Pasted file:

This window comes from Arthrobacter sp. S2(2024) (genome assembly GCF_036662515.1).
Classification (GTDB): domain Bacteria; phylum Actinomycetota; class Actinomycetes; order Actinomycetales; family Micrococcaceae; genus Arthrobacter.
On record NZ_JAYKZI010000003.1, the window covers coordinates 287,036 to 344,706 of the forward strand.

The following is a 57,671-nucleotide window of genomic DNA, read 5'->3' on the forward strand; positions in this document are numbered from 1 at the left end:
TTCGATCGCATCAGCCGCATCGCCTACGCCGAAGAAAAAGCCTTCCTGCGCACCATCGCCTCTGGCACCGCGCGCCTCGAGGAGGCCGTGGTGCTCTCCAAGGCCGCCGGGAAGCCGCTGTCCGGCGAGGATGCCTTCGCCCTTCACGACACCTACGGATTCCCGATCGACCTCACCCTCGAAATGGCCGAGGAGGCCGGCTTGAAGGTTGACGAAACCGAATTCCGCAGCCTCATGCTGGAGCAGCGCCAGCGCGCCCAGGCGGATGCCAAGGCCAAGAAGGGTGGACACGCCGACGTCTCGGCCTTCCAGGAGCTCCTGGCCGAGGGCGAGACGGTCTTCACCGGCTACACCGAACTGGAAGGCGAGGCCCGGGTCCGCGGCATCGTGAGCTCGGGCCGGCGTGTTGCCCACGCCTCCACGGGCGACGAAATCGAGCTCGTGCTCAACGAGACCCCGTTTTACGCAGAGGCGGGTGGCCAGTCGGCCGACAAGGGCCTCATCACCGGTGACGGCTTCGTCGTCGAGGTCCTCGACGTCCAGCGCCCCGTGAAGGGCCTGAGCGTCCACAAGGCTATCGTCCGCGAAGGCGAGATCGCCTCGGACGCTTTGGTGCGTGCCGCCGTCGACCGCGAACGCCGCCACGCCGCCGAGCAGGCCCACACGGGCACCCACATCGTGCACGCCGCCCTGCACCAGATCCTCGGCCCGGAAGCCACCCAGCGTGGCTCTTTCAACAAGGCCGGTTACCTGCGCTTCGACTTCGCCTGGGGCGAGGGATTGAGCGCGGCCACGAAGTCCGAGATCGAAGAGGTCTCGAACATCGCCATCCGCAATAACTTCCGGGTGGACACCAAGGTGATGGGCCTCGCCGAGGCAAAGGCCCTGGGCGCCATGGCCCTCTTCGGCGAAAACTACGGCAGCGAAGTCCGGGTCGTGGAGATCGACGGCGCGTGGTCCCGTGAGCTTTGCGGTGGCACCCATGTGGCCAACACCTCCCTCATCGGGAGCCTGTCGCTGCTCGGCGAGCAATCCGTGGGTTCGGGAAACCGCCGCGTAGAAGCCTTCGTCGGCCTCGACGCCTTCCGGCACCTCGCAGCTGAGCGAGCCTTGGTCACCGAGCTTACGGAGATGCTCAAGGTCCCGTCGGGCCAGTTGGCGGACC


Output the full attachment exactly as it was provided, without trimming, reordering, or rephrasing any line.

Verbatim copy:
This window comes from Arthrobacter sp. S2(2024) (genome assembly GCF_036662515.1).
Classification (GTDB): domain Bacteria; phylum Actinomycetota; class Actinomycetes; order Actinomycetales; family Micrococcaceae; genus Arthrobacter.
On record NZ_JAYKZI010000003.1, the window covers coordinates 287,036 to 344,706 of the forward strand.

The following is a 57,671-nucleotide window of genomic DNA, read 5'->3' on the forward strand; positions in this document are numbered from 1 at the left end:
TTCGATCGCATCAGCCGCATCGCCTACGCCGAAGAAAAAGCCTTCCTGCGCACCATCGCCTCTGGCACCGCGCGCCTCGAGGAGGCCGTGGTGCTCTCCAAGGCCGCCGGGAAGCCGCTGTCCGGCGAGGATGCCTTCGCCCTTCACGACACCTACGGATTCCCGATCGACCTCACCCTCGAAATGGCCGAGGAGGCCGGCTTGAAGGTTGACGAAACCGAATTCCGCAGCCTCATGCTGGAGCAGCGCCAGCGCGCCCAGGCGGATGCCAAGGCCAAGAAGGGTGGACACGCCGACGTCTCGGCCTTCCAGGAGCTCCTGGCCGAGGGCGAGACGGTCTTCACCGGCTACACCGAACTGGAAGGCGAGGCCCGGGTCCGCGGCATCGTGAGCTCGGGCCGGCGTGTTGCCCACGCCTCCACGGGCGACGAAATCGAGCTCGTGCTCAACGAGACCCCGTTTTACGCAGAGGCGGGTGGCCAGTCGGCCGACAAGGGCCTCATCACCGGTGACGGCTTCGTCGTCGAGGTCCTCGACGTCCAGCGCCCCGTGAAGGGCCTGAGCGTCCACAAGGCTATCGTCCGCGAAGGCGAGATCGCCTCGGACGCTTTGGTGCGTGCCGCCGTCGACCGCGAACGCCGCCACGCCGCCGAGCAGGCCCACACGGGCACCCACATCGTGCACGCCGCCCTGCACCAGATCCTCGGCCCGGAAGCCACCCAGCGTGGCTCTTTCAACAAGGCCGGTTACCTGCGCTTCGACTTCGCCTGGGGCGAGGGATTGAGCGCGGCCACGAAGTCCGAGATCGAAGAGGTCTCGAACATCGCCATCCGCAATAACTTCCGGGTGGACACCAAGGTGATGGGCCTCGCCGAGGCAAAGGCCCTGGGCGCCATGGCCCTCTTCGGCGAAAACTACGGCAGCGAAGTCCGGGTCGTGGAGATCGACGGCGCGTGGTCCCGTGAGCTTTGCGGTGGCACCCATGTGGCCAACACCTCCCTCATCGGGAGCCTGTCGCTGCTCGGCGAGCAATCCGTGGGTTCGGGAAACCGCCGCGTAGAAGCCTTCGTCGGCCTCGACGCCTTCCGGCACCTCGCAGCTGAGCGAGCCTTGGTCACCGAGCTTACGGAGATGCTCAAGGTCCCGTCGGGCCAGTTGGCGGACC